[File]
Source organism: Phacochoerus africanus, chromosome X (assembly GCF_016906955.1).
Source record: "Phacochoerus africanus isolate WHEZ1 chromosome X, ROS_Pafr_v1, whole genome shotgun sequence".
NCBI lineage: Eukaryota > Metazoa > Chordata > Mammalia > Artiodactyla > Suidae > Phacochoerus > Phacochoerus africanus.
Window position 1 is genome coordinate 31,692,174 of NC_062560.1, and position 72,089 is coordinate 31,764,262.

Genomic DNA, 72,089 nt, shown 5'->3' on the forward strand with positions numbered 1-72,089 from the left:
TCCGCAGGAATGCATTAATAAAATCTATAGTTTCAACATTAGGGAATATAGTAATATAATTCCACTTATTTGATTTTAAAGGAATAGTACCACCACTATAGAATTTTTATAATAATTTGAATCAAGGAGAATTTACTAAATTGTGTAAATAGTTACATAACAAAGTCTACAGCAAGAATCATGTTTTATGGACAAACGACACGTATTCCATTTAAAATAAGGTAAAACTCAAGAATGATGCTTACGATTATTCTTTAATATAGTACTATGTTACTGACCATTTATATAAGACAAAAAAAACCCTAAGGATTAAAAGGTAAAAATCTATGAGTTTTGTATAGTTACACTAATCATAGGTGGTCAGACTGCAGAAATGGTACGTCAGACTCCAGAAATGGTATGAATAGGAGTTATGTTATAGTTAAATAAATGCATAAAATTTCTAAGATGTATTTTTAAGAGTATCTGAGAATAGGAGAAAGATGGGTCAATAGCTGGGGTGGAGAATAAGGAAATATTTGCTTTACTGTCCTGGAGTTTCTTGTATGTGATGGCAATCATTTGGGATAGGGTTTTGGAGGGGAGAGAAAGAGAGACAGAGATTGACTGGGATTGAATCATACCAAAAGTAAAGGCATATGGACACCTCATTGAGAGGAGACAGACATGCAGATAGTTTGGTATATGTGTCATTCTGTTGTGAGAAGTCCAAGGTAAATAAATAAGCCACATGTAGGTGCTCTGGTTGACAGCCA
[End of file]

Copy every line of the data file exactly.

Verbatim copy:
Source organism: Phacochoerus africanus, chromosome X (assembly GCF_016906955.1).
Source record: "Phacochoerus africanus isolate WHEZ1 chromosome X, ROS_Pafr_v1, whole genome shotgun sequence".
NCBI lineage: Eukaryota > Metazoa > Chordata > Mammalia > Artiodactyla > Suidae > Phacochoerus > Phacochoerus africanus.
Window position 1 is genome coordinate 31,692,174 of NC_062560.1, and position 72,089 is coordinate 31,764,262.

Genomic DNA, 72,089 nt, shown 5'->3' on the forward strand with positions numbered 1-72,089 from the left:
TCCGCAGGAATGCATTAATAAAATCTATAGTTTCAACATTAGGGAATATAGTAATATAATTCCACTTATTTGATTTTAAAGGAATAGTACCACCACTATAGAATTTTTATAATAATTTGAATCAAGGAGAATTTACTAAATTGTGTAAATAGTTACATAACAAAGTCTACAGCAAGAATCATGTTTTATGGACAAACGACACGTATTCCATTTAAAATAAGGTAAAACTCAAGAATGATGCTTACGATTATTCTTTAATATAGTACTATGTTACTGACCATTTATATAAGACAAAAAAAACCCTAAGGATTAAAAGGTAAAAATCTATGAGTTTTGTATAGTTACACTAATCATAGGTGGTCAGACTGCAGAAATGGTACGTCAGACTCCAGAAATGGTATGAATAGGAGTTATGTTATAGTTAAATAAATGCATAAAATTTCTAAGATGTATTTTTAAGAGTATCTGAGAATAGGAGAAAGATGGGTCAATAGCTGGGGTGGAGAATAAGGAAATATTTGCTTTACTGTCCTGGAGTTTCTTGTATGTGATGGCAATCATTTGGGATAGGGTTTTGGAGGGGAGAGAAAGAGAGACAGAGATTGACTGGGATTGAATCATACCAAAAGTAAAGGCATATGGACACCTCATTGAGAGGAGACAGACATGCAGATAGTTTGGTATATGTGTCATTCTGTTGTGAGAAGTCCAAGGTAAATAAATAAGCCACATGTAGGTGCTCTGGTTGACAGCCA